Using BlinkStick with Raspberry Pi

Dmitri Popov

Productivity Sauce

Jun 19, 2013 GMT
Dmitri Popov

Hooking up LEDs to Raspberry Pi's GPIO pins and controlling them using Python scripts is a great and fun way to learn the ropes. For more advanced projects, you might want to consider investing in BlinkStick, an open source USB LED kit that works with Raspberry Pi, or any other machine for that matter. BlinkStick plugs directly into a USB port, which eliminates the need for a breadboard and wires and makes the setup more tidy. The accompanying software can control multiple BlinkSticks, which you can hook up to a USB hub. More importantly, BlinkStick supports a long list of options, and you can put it to a variety of practical and not-so-practical-but-fun uses.

To get started with BlinkStick on Raspberry Pi, you need to install the BlinkStick Python interface first. To do this, run the following commands:

sudo apt-get install python-dev python-pip
sudo easy_install pip
sudo pip install blinkstick

Run then the sudo blinkstick -h command. If everything works properly, you should see a list of all available options. By default, you have to execute blinkstick commands with root permissions. To fix that, run the following command and reboot Raspberry Pi:

sudo blinkstick --add-udev-rule

So what can you actually do with BlinkStick? For starters, you can use it to visualize CPU usage, and the blickstick command has a dedicated option for that. Run the blinkstick --cpu-usage command, and BlinkStick will change its color depending on the CPU usage (Green = 0%, Amber = 50%, Red = 100%).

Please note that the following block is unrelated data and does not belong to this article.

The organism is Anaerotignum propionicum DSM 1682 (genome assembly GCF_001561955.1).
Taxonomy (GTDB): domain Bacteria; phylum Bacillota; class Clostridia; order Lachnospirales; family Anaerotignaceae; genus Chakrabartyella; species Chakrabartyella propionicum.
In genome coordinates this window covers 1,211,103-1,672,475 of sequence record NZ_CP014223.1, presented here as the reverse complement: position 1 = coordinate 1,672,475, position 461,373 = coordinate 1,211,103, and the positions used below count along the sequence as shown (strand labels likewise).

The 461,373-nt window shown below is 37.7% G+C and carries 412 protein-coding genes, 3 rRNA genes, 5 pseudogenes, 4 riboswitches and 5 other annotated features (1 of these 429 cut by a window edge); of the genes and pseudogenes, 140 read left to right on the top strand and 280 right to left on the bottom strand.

Of course, you can put BlinkStick to other uses, too. I'm using BlinkStick with Pygmyfoto running on my Raspberry Pi. Every time someone visits the gallery, BlinkStick blinks with random color. This solution consists of a simple Bash shell script which controls BlinkStick and logs visitor access to the blinkstick.log file:

blinkstick --set-color random --blink --repeats 3
blinkstick --set-color random
DATE=$(date "+%F %T")
echo "Yay! Someone visited your site on" $DATE >> blinkstick.log

The shell_exec ( './ > /dev/null 2>/dev/null &' ) command embedded into the index.php page triggers the script.

For further info on using BlinkStick and more ideas on how to use this nifty kit, visit the project's GitHub repository. In the meantime, drop by and blink to me. :-)

comments powered by Disqus
Subscribe to our Linux Newsletters
Find Linux and Open Source Jobs
Subscribe to our ADMIN Newsletters

Support Our Work

Linux Magazine content is made possible with support from readers like you. Please consider contributing when you’ve found an article to be beneficial.

Learn More